Student housing goes green i Denmark

Student housing goes green

Student housing goes green

Public green spaces are often sacrificed as cities expand and develop. But there are ways of tackling housing shortages without detrimental effects on our natural surroundings. Indeed, buildings may contribute to environmental values. Just outside of Copenhagen, AFRY is developing BaseCamp Lyngby – a spectacular student housing complex where nature has been allowed to set the terms.

”To meet the demand for affordable housing for young people, the construction industry usually creates smaller, lower standard housing, using lower quality materials. We think differently and build quality housing, adding value for the general public and the natural surroundings in the process”, says Lars Hagstrøm.

Lars is Scandinavian Development Director of student housing company BaseCamp Student. Together with AFRY and architectural firm Lars Gitz, they are developing a student housing complex in the village of Lyngby, just outside of Copenhagen. In many ways, BaseCamp Lyngby is similar to regular student housing, with individual bedrooms for students and common areas for socialising. But from an architectural perspective, the building is entirely different.

“We had two requests for AFRY and Lars Gitz: the building must be spectacular, and the project should deliver environmental and social benefits. It was important to us to create an open and inviting structure which the students and the people of Lyngby can enjoy”, says Lars.

Green student housing

Rooftop park

The building is expected to be completed in 2020, but as early as 2018, BaseCamp Lyngby was awarded the prestigious Project Prize – one of five annual awards given by Nordic media company Estate Media to influential building projects. The 41,000 square metre building has six rising floors and winds in an undulating shape through the landscape. On the roof there will be a large green park, open for the general public as well as for residents. The intention of creating inclusive spaces where members of different groups in society can meet is something that permeates the entire project. As part of promoting social sustainability, BaseCamp Lyngby will also include a retirement home, where seniors live side by side with the students and share some common areas.

”Lyngby municipality liked the idea of a park open for everyone, not just for residents. This project gives a lot back to the community, whilst preserving nature to a great extent”, continues Lars Hagstrøm.

Contributing to biodiversity

The connection to the landscape is a crucial factor for the project. The inclining 700-metre grass-covered road which leads to the rooftop park reinforces the surrounding nature as the decisive focus of the project.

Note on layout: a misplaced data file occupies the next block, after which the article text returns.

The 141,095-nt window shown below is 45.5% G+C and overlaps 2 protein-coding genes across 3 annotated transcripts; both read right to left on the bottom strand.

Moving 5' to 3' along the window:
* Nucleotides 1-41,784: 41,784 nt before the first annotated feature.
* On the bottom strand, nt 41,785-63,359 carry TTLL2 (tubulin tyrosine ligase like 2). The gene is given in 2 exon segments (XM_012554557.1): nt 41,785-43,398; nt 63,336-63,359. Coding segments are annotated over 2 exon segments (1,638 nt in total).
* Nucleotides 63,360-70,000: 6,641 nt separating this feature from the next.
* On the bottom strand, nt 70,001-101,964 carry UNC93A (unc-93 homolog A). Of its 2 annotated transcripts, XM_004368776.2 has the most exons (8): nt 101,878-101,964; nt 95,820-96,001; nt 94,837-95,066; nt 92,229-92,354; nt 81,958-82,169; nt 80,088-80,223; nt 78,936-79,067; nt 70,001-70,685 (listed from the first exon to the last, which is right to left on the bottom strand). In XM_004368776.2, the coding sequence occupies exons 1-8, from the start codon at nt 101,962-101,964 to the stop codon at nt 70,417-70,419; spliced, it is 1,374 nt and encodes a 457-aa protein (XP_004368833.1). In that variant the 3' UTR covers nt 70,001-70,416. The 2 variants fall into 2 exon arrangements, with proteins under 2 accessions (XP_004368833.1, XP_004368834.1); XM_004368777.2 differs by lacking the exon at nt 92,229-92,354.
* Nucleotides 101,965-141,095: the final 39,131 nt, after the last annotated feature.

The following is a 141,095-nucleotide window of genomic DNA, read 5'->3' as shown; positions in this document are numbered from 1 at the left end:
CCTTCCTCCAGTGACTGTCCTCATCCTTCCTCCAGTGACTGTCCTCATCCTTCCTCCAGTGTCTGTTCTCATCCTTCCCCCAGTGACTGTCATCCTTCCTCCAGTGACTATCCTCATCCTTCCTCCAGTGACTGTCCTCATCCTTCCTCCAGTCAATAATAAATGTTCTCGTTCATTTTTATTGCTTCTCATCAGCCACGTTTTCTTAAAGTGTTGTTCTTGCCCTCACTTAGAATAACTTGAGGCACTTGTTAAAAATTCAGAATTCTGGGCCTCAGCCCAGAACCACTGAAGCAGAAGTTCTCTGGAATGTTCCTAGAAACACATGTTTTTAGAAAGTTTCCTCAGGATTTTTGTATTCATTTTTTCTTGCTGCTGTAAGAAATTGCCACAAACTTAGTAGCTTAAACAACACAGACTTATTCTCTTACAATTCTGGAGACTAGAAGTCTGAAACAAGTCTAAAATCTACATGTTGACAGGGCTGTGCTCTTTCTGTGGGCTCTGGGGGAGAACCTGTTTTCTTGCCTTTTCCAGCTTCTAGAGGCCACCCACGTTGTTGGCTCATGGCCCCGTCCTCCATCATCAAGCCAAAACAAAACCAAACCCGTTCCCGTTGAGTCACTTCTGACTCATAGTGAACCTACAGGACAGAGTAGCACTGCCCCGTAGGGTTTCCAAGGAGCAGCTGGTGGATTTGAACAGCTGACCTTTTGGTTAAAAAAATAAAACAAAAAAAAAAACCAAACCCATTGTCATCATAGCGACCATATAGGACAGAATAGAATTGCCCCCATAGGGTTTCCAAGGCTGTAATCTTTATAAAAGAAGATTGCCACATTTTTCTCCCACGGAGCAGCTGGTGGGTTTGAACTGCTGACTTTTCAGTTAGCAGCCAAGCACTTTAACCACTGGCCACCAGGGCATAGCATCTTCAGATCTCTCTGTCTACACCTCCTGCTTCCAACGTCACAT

The park encompasses the building and allows it to blend in with the terrain, creating a cohesive green whole. As consultant engineer throughout the process, AFRY is in charge of ground works, structural engineering and systems design for electricity, water, energy, ventilation, and sewage.

Engineers have focussed on finding solutions that not only minimise the impact on the surroundings, but in fact make a positive contribution.

”By absorbing and conserving rainwater, the green roof reduces the load on the sewage system. Rather than tarmacking roads and parking spaces, we have used pavement slabs with an open structure, allowing grass to grow between the slabs. This preserves the greenery while minimising environmental impact”, says Karl Henrik Elkjær, Senior Project Leader at AFRY.

The rooftop park is the heart of the area – an oasis where animals and plants may thrive alongside human residents.

”We are collaborating with a landscape architect who has suggested providing the park with a diverse range of vegetation, including perennials, trees, and grass. The final proposal is not yet completed, but we intend to create a diverse flora attracting birds and insects, furthering biodiversity”, continues Karl Henrik.

Delivering social and environmental benefits

Communal living is often promoted as an environmentally friendly way to live. When people share communal spaces, washing machines and kitchen utensils, the use of energy and resources is reduced. At the same time, BaseCamp Lyngby supports social values through increased interaction. With today’s growing need for housing and an increased interest in sustainability and a shared economy, co-living can be the answer to future housing challenges. At any rate, BaseCamp Lyngby is a unique and exciting example of what can happen when you combine social and environmental factors and allow them to support each other rather than working against each other.

Our vision is to attract visitors from the entire Copenhagen region and design a social environment that will shape the lives of students and provide the residents of Lyngby with a common place to meet, says Lars Hagstrøm.